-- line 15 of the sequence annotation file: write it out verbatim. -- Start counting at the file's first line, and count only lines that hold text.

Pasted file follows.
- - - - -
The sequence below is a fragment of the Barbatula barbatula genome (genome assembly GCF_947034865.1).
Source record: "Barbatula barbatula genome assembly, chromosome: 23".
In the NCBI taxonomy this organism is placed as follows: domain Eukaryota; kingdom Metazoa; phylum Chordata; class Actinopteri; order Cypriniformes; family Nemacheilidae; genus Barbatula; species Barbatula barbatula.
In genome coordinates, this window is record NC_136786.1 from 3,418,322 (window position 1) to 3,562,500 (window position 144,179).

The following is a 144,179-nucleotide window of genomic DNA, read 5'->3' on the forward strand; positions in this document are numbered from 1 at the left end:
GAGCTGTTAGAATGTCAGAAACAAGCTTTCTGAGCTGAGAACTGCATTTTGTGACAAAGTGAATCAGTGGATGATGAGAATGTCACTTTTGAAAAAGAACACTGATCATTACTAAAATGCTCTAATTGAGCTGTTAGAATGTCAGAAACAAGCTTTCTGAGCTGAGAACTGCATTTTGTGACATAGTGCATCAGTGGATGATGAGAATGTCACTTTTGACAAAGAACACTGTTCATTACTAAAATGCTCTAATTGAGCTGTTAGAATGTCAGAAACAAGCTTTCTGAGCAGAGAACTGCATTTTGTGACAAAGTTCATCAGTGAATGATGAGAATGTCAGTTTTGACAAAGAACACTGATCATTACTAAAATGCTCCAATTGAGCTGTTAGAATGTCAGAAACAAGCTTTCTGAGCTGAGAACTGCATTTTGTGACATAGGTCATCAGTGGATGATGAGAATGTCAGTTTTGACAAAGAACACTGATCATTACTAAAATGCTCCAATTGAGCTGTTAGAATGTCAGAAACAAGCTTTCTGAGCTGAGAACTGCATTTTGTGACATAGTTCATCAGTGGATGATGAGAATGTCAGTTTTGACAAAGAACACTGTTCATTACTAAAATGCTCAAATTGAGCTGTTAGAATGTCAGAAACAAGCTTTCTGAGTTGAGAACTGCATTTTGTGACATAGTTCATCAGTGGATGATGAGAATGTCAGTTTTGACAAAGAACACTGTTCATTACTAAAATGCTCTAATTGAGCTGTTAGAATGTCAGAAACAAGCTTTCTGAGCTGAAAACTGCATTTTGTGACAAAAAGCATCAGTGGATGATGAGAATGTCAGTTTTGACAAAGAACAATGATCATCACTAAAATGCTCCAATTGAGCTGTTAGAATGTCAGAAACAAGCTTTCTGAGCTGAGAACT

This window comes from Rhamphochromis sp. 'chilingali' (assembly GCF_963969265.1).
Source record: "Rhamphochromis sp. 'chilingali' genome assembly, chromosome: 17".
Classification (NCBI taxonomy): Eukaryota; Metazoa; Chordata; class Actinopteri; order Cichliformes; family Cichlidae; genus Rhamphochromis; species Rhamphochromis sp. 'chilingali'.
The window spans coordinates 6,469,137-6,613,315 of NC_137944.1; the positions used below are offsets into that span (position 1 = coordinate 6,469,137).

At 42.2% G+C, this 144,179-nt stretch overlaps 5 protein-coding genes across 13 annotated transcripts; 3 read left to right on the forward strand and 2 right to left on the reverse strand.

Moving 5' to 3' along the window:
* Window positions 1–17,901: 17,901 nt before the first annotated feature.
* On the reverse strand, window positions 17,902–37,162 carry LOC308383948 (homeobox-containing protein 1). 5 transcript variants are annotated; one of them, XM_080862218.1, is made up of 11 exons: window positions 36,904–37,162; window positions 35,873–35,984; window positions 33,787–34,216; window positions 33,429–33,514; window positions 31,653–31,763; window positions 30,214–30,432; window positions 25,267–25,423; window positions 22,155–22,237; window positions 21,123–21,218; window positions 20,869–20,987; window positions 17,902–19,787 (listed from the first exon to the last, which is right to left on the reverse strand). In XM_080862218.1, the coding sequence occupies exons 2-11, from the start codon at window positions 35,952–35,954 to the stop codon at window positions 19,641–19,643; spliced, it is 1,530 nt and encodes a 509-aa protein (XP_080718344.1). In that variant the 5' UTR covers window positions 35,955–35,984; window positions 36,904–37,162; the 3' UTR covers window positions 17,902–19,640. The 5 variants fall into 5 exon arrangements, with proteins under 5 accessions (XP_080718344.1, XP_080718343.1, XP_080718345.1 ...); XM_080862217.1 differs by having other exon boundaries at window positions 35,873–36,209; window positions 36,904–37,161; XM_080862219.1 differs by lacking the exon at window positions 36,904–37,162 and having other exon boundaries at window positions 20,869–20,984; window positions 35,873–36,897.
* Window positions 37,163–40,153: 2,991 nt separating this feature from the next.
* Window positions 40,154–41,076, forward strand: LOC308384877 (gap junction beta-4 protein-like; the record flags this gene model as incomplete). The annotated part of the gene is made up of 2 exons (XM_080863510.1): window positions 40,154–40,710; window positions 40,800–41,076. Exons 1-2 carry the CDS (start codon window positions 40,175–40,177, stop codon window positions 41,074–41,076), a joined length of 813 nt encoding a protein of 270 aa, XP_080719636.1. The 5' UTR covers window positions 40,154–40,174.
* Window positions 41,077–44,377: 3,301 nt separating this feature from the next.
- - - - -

* Window positions 37,163–40,153: 2,991 nt separating this feature from the next.